First Appeared in The Music Box, February 2006, Volume 13, #2
Written by John Metzger
If Duncan Sheik has yet to reach the tipping point of mainstream recognition, it largely is because his restlessness has made him difficult to pigeonhole. A decade ago, he scored a modest hit with Barely Breathing, an infectious slice of soothing, adult contemporary pop that turned his self-titled debut into gold and snatched for him a Grammy nomination. Since then, he’s done everything possible to run from his success by suffering through his own growing pains on Humming; crafting an homage of sorts to obscure, but well-respected British folk singer Nick Drake on Phantom Moon; and trying too hard to encapsulate the entirety of his work on the subdued and decidedly strained Daylight. In a sense, his latest effort White Limousine is Daylight’s second chapter in that Sheik dresses his material in a similar array of dreamily narcotic and deeply atmospheric textures, but this time, he mostly gets it right. Although listening to the album is, initially, a daunting experience, a minor investment of time slowly reveals that his melodic sensibility has remained intact, even as his lyrics have become more pointed and his arrangements have grown more sophisticated and nuanced. Whether haunted by love (I Don’t Believe in Ghosts), the political climate of post-9/11 America (the title track and Star-field on Red Lines), or mass consumerism (Shopping), Sheik transforms his anxieties into what undeniably is his most compelling and cohesive outing to date. Despite the fact that White Limousine doesn’t plumb the same emotional depth as Drake’s endeavors did, it does make the case that Sheik’s newfound independence from the trappings of a major label contract might be just the thing to reignite his stalled career.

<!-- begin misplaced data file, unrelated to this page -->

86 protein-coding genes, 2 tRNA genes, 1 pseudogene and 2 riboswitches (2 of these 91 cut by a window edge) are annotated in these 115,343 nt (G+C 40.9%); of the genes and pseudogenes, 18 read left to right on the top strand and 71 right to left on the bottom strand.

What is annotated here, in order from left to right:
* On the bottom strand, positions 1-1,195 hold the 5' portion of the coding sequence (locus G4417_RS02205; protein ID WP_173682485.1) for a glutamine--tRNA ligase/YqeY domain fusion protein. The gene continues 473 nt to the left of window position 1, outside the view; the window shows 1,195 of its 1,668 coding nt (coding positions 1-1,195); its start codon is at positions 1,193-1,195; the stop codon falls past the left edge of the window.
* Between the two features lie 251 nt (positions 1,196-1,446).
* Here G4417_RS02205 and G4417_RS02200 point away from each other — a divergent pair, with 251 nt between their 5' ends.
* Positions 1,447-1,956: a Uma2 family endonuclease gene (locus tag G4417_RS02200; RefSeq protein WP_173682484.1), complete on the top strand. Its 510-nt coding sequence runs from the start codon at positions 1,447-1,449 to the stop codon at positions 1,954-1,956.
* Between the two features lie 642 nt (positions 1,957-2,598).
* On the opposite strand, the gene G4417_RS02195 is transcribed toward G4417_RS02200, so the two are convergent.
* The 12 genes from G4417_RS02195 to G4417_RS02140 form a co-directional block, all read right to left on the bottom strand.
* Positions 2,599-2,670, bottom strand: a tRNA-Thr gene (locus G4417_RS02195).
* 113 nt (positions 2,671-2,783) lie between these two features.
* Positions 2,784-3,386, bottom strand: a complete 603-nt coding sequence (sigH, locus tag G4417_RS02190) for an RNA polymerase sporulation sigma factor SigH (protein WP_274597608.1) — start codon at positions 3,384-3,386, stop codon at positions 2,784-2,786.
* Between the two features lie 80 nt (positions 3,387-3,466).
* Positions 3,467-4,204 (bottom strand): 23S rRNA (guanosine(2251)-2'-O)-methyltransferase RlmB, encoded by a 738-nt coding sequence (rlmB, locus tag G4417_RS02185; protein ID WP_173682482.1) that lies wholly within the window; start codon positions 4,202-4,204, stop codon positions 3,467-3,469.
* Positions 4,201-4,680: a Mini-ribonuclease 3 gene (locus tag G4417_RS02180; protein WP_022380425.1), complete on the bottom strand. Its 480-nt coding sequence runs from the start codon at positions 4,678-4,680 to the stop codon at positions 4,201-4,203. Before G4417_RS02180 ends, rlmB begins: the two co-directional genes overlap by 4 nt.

White Limousine is available from
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1 Star: Pitiful
2 Stars: Listenable
3 Stars: Respectable
4 Stars: Excellent
5 Stars: Can't Live Without It!!
Copyright © 2006 The Music Box